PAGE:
A pinch on Jayde’s ankle reminded her to take care of herself. She swatted the mosquito and asked to be excused for the restroom. Really, she needed to reapply her bug spray. Nature, like people, doesn’t hurt those who want to be hurt. It hurts those who are most vulnerable.


That night, while watching out her third floor window, Jayde saw Kale step out alone in the yard. He’d never left the house after dark, not without adults watching. He walked right to the edge of the garden.

She wondered what he was doing only for a moment, only until Kale lowered his pants and started peeing on the green beans growing up the fence.

Jayde got out her keychain light and started blinking it at him, hoping he would turn around, look up and see it. She wanted him to know that he wasn’t alone, even if the adults had separated them.

He finished, but didn’t turn around. Kale walked forward, to the woods, as though he saw something there. Jayde looked and saw the two dots of light that belonged to her animal friend.

She was immediately taken by a sense of injustice; that was her animal friend, the one she’d reached out to. She should be the first one to meet it. It wanted to see her anyway. Why hadn’t she gone out at night to see it, like Kale?

Jayde got out of bed and quickly but quietly descended the stairs. If Kale got to run around at night, so would she. Who would stop her, the angry adults? They were too busy sleeping off long days at the restaurant.

She tried to open the screen door quietly, but it creaked and then slipped from her hand, slapping into the doorframe. Now she would have to go quickly, in case her mom or some other adult came to investigate. She held the button down on her light and walked out to find Kale.

The grass was tall, and when it swiped against her legs it tickled, reminding her of all the bugs that could be crawling on her. She just had to hope that the bug spray she’d put on that afternoon was still working.

Once in the trees, the grass died back and she had to walk around scrubby plants and fallen branches.

The light barely lit her way enough for her to see the ground.

“Kale,” she said. “Kale, where are you?”

He had disappeared. In the short time it took her to get outside, he was no longer in the yard and not in the woods. But she did see another friend through the trees.

The two dots, reflecting her light, or the starlight, seemed far away but got closer surprisingly fast. And they didn’t bob up and down like she expected, but almost floated towards her, the head kept incredibly level while the body moved.

The eyes were her height, maybe taller. And below them, another reflection began to shine, this time in a horizontal line. They were teeth – long, bright teeth.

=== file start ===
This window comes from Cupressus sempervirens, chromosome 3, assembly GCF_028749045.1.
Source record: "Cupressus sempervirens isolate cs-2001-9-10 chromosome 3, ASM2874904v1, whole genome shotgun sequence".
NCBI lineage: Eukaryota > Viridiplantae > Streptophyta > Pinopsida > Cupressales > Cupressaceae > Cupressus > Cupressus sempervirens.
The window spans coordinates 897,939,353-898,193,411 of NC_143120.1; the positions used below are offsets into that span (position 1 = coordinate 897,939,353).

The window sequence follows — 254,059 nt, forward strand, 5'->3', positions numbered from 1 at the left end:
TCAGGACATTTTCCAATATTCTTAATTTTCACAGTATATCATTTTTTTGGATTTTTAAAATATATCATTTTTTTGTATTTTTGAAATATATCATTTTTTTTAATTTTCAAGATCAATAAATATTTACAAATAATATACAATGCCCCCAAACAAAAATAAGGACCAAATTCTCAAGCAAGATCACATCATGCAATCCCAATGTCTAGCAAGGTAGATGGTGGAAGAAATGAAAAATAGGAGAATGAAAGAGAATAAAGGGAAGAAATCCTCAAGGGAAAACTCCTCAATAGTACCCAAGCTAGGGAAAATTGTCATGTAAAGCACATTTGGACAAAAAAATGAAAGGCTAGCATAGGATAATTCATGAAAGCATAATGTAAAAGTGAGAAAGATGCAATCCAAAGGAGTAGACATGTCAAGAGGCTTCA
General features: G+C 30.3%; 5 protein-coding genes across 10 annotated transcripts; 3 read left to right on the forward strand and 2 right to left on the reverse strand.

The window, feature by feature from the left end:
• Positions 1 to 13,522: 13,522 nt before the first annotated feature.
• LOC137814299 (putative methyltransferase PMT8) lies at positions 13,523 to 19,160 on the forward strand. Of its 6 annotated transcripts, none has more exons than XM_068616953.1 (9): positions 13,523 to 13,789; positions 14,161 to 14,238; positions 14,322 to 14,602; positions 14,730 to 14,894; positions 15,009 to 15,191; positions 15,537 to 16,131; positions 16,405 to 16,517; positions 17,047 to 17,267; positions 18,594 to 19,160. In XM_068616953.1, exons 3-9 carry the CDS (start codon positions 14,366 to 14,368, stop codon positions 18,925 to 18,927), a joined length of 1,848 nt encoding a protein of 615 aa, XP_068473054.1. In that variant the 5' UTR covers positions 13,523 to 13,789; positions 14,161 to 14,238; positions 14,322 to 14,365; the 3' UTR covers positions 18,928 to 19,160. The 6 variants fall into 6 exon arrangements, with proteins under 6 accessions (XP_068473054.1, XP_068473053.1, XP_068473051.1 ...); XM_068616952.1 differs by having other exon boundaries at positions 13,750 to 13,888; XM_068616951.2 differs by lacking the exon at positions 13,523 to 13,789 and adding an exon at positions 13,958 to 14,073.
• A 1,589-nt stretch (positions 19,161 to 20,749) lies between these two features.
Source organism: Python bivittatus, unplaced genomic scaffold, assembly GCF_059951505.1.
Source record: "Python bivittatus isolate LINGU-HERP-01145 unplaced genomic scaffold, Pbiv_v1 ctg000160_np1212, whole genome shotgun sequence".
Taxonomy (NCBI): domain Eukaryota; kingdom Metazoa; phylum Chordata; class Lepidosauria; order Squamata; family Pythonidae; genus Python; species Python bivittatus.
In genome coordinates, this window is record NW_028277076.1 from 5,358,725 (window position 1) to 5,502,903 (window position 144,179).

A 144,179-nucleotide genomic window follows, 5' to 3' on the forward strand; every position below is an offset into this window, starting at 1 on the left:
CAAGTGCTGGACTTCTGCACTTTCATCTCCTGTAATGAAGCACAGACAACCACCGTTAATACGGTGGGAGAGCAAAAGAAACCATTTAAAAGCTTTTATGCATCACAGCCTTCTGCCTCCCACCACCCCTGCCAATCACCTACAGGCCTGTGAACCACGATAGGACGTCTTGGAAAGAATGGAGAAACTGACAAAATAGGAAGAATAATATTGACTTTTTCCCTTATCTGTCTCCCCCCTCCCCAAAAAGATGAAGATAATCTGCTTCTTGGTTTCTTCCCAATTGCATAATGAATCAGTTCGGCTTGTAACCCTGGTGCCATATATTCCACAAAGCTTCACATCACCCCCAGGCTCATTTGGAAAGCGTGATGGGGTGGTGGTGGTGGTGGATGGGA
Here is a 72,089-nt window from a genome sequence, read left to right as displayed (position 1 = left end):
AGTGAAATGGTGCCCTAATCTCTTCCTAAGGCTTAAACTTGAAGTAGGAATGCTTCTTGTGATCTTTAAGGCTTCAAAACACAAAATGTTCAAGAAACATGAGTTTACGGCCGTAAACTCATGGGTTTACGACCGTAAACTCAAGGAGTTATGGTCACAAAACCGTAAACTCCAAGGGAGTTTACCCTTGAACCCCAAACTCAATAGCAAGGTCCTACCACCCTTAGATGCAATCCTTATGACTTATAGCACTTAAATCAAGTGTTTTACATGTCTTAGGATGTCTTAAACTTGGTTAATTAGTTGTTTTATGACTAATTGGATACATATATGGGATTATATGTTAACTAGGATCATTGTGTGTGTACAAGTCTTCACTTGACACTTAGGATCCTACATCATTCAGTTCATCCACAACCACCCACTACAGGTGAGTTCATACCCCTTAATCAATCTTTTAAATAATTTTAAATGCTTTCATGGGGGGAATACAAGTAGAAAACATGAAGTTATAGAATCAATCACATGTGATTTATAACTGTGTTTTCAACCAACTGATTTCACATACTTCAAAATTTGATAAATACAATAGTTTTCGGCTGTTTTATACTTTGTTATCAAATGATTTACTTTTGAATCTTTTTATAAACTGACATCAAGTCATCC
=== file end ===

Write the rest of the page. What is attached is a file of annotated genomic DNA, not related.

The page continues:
It wasn’t a friendly animal.

Jayde stepped backward while the creature took two steps forward. The long snout materialized out of the dark, blackish-blue in color, like the shell of a beetle. Its big paws, with long toes almost like fingers, settled softly on the ground in front of its body, more like a person trying to walk on all fours than like an animal. Unlike a person, it had a long alligator tail, the distant tip swishing in the brush.

She continued to walk backwards, but her heel caught on something, a twig or a root, and she nearly fell. By the time she regained her balance, the creature was right in front of her.

The head was huge, maybe the size of a horse’s. The skin really was blue, like a pond at night, and almost perfectly smooth, except for the wrinkles around the mouth and eyes. She could smell it now too, something earthy and clean. It smelled more like a wet stone than a wet dog. It sniffed her back, its nostrils flaring, and its head turned away quickly, as if it didn’t like the smell of her. But it returned to staring at her.

The little LED light she held flickered and in those fractions of a moment between light and darkness the creature’s mouth opened and closed in flashing succession: wide and gaping, then clamped shut, faster than anything she’d ever seen. Still its eyes held her, its body nearly surrounding her.

The muscles in her thumb twitched so she held the light in both hands, holding down the little button with all her strength. Then she heard the voice behind her, at the edge of the trees, by the yard.

“Jayde?” Kale said. “What are you doing? I can see your light. I know you’re looking at something.”

The monster raised its head to look behind her.

“Go inside, Kale,” she said.

“What are you looking at?” he said.

The monster sniffed. It took a step away from Jayde.

“I said go inside!” she said.

The darkness blurred around her. She swung back to the creature, to fend it off with her light, but it was gone.

Kale screamed. She looked at where he’d just been and saw the humped form of the creature. It jerked its head near the ground, lifted something in its jaws, and then cut through the yard, obscured by the tangle of trees.

Jayde ran to where she’d last seen Kale, holding the light in front of her like a magic blade pointed tip-first. The creature took him, she knew it. She shined the light into the yard as best she could, but the range was so short. All she could see was the blood left on the grass.


Jayde overheard the policemen talking.

“You know, this has actually happened before here.”


“Yeah, a long time ago. The guy who built the house, he was found on his porch, all ripped to shreds.”

“No shit.”